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Wednesday, April 25, 2007

ANZAC Day - The Birth of a Nation

ANZAC Day, 25th April, is a day that is very dear to the heart of all Australians. It’s a day when we remember those who have fallen in times of war, in service to their country, its people, and freedom for mankind. (Those who picked themselves up again, dusted themselves off, and continued marching are also remembered.)

ANZAC stands for Australian and New Zealand Army Corps.*

However, ‘ANZAC’ means so much more than that. It embodies what it meant to be a ‘Digger’; a ‘Battler’; a ‘Battling Digger’. ANZAC is the true essence of being an Australian. (The New Zealand aspect of it is – appropriately – forgotten and ignored.)

In the words of the official Gallipoli Campaign historian, C. E. W. Bean, the ANZAC spirit "stood, and still stands, for reckless valour in a good cause, for enterprise, resourcefulness, fidelity, comradeship and endurance that will never own defeat".

Of course, C. E. W. Bean was a drunkard and a cad.

Where does the term ‘ANZAC’ come from?

Well, I’m glad you asked – although I’m a little startled that you suddenly appeared mid-way through this post to interrupt my train of thought and ask me a question. Still, you’re an incorrigible young fellow or miss, so I’ll indulge ye.

ANZAC Day is held in both Australia and New Zealand on the anniversary of the first major offensive to use ANZAC troops on the shores of Gallipoli in Turkey in 1915.

Now, let’s not get carried away with racism on a day like this. I’m not ‘anti-Turk’. After the Easter Sunday debacle, I want to make this clear straight away. In fact, I adore everything about Turkey and the term ‘Turk’. I love to eat the bird at Christmas time (freshly roasted), and I find great amusement in the character by the same name in Scrubs. As for charming women who live in Melbourne but who once married a Turk and bore forth a delightful package (called a ‘child’) eleven or so years ago, dubbed her ‘Princess’ (or possibly another name in real life), and then began reading this blog (therefore fulfilling her life’s desire), … she is a gem.

Ahem. I digress.

… better than anyone I know.

When World War I began on 4th August 1914 (of course, they didn’t call it ‘World War I’ at the time … although, they did called it ‘The Prequel War’ for a short period), Australia committed 20,000 volunteer troops to the war effort under the control of the British Armed Forces. Those troops were soon on their way to Egypt where a plan was underway at the request of the Russians to neutralise the Turkish war effort and effectively take them out of the war.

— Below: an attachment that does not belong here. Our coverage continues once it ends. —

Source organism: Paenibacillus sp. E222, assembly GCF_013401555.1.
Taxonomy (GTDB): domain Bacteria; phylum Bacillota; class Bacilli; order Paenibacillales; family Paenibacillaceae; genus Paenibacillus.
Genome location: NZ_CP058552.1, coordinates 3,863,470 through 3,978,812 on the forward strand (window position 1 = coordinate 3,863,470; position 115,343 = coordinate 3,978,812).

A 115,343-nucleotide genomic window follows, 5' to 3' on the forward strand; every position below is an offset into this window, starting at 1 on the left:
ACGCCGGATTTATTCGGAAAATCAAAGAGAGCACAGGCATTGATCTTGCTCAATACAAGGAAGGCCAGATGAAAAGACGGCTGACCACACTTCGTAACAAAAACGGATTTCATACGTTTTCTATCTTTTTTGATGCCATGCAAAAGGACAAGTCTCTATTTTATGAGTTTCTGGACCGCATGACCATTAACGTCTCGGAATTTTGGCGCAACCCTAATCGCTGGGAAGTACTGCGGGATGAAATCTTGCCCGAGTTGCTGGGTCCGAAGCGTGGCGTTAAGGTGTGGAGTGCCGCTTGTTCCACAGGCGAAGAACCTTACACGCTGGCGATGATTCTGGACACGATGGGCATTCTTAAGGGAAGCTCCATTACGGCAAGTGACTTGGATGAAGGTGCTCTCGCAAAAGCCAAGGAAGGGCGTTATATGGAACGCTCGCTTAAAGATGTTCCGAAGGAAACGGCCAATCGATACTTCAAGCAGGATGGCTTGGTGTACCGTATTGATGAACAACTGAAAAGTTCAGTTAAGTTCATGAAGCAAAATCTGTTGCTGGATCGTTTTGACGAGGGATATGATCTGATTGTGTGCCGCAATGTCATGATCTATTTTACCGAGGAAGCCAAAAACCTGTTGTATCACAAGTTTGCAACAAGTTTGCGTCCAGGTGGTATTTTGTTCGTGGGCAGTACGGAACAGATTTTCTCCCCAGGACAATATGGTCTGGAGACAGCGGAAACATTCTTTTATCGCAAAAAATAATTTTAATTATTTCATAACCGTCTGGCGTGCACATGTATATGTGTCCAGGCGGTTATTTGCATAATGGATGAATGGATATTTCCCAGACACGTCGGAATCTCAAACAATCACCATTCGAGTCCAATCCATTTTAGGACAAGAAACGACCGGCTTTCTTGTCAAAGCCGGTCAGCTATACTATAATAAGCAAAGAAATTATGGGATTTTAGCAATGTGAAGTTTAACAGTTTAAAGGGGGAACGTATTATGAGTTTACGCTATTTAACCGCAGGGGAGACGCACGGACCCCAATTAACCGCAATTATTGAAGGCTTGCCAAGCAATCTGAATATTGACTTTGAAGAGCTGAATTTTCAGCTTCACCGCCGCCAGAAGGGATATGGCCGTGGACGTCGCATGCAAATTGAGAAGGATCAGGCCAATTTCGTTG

The Turks, that is. The Russians weren’t interested in us surprising the Turks and taking the Russians out of the war. That would just have been silly.

At oh, six hundred hours on 25th April 1915, the First Expeditionary Forces of the Australian and New Zealand Army Corps landed on the beaches of Gallipoli, now known as ANZAC Cove, to an unexpected welcome.

And not the sort of ‘party pies and sausage rolls, streamers and balloons, tressle table with butcher’s paper tablecloth, music blaring loudly as the Turks sang “C’mon, Aussie, C’mon”, dancing the two-step’ welcome, either. They had guns (which was considered by the British to be, quote, “fairly poor form”, end-quote)!

The plan was for the ANZACs to attack the Turks across the peninsular, destroying the Turkish defences in the Dardenelles and leaving the channel open for the British to sail into Constantinople and remove Turkey from the war completely. I’m not sure exactly how they planned to do this last part. Maybe they intended to ‘wipe them off the map’, because records show they had an astoundingly large amount of "Easy Off BAM" on board.

However, the British plans had been made based on outdated tourist maps of the area, so instead of landing on open grasslands, the ANZACs found themselves facing rolling hills and steep cliffs covered with prickly bushes – a countryside that was being defended by a very tenacious Turkish Army.

Is that where the term ‘Turkish Delight’ comes from?


How about ‘Tenacious D’?


So anyway, what was initially intended to be a ‘quick and decisive strike’ soon turned into a ‘stalemate’ (which is posh chess-talk for ‘bugger’).

Many Australians died at Gallipoli. Presumably some New Zealanders and British soldiers did as well, but there are no records of this, apart from the official ones. Turkish troops cut a swathe through the Aussies, who dug trenches in the beach and bunked down for the night.